13 August, 2011

Looking through a Glass Onion

The Walrus was Ringo; 101 Beatles Myths Debunked

Alan Clayson and Spencer Leigh

I was delighted to find this in the library the other day; i’ve never heard of it before, that i remember, but the title alone grabbed me, and the subtitle made it clear that this was going to be a book i read soon and quickly. And so it proved. It does, for the most part, live up to its billing, though there are a few nits to be picked.

As Chenowyth mentioned after looking at it for an hour or so on the beach the other day, some of the “myths” aren’t really ~ i.e., they’re not well known ideas, or no one really believes them ~ and some of the “debunks” are rather petty, quarrelling with semantics in order to make the number up to 101. Nevertheless, though, sufficient are well known and countered well enough to make the book as a whole worth the time. There are a couple of other points, however, which i must make.

First, it’s rather poor form for a book which complains at least twice in its bibliography about other books without indices not to have an index itself; i suppose i can see the argument, “It would just be a lot of entries about John, Paul, George, and Ringo, so we won’t” but it’s hardly a convincing one.

Second, there is an Afterword, “Just Like Starting Over”, which seems to have absolutely no contact with the rest of the book, as it is apparently an imagined newspaper story anticipating the return to playing music of John Lennon in 1980, after not having played since being kicked out of the Beatles in 1962; no explanation given, no reason for the presence of this afterword, and really no point to it in the context of the book. Certainly as a bit of counter-factual history, interestingly imagined, but entirely useless here. I really do wonder, sometimes, about what authors are thinking as they write, or editors as they publish: Do they imagine that everything has value and must be inserted somewhere, even if it doesn’t fit?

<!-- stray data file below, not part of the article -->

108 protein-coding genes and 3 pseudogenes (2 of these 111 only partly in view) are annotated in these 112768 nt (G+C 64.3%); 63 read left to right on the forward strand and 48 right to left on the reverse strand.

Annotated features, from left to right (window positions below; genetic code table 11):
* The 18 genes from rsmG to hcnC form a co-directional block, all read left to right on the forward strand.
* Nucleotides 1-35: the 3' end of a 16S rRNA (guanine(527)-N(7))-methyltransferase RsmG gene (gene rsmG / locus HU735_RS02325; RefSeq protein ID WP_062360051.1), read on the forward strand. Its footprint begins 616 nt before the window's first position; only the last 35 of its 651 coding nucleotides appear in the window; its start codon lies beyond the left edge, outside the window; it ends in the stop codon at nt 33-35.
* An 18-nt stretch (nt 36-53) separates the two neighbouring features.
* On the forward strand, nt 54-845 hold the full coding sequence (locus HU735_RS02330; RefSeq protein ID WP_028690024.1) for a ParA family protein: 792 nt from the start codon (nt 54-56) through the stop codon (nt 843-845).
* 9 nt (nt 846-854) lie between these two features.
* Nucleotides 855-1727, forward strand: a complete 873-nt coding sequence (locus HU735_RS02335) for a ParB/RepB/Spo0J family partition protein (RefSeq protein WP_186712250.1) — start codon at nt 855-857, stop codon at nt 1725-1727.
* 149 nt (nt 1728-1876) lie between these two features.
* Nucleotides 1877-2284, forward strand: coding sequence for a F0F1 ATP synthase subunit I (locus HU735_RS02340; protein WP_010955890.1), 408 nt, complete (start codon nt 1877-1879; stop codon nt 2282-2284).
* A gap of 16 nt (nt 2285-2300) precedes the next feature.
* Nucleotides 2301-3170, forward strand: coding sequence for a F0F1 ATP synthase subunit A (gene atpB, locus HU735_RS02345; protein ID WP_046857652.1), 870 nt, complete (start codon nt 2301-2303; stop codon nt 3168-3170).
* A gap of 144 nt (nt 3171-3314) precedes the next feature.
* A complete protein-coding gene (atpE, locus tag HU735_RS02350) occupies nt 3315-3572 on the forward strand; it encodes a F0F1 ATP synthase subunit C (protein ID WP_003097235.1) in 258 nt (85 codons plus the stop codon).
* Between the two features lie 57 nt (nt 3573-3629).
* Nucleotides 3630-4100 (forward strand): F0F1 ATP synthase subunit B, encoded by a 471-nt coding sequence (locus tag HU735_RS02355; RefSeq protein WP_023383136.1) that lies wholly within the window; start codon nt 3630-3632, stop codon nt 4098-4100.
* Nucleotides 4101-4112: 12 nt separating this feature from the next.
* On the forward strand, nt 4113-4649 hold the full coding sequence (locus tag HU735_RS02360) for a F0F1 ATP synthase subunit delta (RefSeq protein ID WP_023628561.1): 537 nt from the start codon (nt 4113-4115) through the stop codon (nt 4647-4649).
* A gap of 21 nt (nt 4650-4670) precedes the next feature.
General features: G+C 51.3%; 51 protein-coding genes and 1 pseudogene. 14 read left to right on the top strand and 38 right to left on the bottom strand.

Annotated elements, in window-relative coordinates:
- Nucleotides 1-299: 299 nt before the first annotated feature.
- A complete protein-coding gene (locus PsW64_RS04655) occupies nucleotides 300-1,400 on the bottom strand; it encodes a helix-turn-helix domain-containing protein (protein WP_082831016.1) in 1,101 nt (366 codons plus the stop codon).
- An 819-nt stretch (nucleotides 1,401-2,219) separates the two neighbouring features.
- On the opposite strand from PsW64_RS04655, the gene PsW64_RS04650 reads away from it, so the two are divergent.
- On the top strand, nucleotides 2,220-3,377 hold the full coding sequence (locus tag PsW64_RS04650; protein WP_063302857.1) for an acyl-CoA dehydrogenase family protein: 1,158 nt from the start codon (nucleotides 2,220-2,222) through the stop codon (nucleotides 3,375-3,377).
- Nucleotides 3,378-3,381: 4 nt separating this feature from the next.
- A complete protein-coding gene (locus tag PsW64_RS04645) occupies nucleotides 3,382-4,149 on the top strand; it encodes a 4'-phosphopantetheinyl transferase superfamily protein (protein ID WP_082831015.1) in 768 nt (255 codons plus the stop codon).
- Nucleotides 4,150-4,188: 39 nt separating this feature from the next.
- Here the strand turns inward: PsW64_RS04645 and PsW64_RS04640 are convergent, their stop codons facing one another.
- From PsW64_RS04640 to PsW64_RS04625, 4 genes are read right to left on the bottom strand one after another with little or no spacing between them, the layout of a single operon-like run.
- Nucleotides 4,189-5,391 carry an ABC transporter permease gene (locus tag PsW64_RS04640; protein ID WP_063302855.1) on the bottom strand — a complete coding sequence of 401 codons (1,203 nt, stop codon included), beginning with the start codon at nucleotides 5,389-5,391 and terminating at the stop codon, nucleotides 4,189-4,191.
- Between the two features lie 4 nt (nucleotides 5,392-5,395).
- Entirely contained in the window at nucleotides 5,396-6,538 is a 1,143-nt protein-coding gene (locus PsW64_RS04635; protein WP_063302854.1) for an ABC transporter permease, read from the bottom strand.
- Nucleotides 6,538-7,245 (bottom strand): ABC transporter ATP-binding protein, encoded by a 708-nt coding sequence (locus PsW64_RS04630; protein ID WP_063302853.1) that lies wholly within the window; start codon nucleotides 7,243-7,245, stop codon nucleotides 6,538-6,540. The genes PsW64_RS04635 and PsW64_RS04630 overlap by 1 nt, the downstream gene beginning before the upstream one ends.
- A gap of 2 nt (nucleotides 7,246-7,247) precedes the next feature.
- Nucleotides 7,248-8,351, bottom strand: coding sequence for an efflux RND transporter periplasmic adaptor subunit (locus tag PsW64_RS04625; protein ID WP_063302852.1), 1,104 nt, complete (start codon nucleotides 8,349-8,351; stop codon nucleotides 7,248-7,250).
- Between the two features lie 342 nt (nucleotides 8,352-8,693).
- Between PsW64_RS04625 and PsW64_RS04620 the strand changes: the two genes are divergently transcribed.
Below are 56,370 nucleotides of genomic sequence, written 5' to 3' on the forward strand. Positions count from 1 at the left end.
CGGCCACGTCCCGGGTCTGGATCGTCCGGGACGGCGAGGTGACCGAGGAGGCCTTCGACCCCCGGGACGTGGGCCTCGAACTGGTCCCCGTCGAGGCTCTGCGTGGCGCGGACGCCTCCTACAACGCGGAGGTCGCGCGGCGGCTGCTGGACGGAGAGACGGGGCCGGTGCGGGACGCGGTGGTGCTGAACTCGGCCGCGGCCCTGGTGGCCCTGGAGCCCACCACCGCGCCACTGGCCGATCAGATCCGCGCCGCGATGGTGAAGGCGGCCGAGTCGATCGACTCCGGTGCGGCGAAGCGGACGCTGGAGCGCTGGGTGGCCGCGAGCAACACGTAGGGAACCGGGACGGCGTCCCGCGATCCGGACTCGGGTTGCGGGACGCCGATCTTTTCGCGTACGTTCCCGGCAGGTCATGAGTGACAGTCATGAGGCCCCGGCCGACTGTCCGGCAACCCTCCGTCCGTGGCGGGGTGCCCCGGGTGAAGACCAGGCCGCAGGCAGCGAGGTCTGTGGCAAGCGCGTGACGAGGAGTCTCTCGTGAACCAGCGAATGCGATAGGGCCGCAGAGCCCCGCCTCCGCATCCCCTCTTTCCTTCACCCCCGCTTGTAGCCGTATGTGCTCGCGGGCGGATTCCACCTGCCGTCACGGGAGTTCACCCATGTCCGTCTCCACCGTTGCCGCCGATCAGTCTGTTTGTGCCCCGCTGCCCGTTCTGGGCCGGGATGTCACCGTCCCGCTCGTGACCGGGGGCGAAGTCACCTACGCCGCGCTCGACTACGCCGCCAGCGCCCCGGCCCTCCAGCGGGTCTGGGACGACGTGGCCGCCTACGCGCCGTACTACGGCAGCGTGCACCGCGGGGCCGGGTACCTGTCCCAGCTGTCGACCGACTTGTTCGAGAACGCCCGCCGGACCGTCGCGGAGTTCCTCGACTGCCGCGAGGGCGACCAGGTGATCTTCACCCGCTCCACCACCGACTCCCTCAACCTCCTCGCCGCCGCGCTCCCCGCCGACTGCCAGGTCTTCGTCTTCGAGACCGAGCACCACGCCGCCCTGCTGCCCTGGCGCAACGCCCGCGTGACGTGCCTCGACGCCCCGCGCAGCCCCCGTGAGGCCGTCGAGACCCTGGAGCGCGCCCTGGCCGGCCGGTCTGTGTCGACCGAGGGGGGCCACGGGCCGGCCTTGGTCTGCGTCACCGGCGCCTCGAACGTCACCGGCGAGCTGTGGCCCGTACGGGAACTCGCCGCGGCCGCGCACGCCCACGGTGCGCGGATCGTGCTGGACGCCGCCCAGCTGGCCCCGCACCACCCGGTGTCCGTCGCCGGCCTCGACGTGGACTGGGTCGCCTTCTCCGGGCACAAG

In the end, though, despite both these points, which really are problems with the editing, which certainly needed to be done better, the book is sufficiently strong and interesting to overcome these weaknesses; i’m glad.

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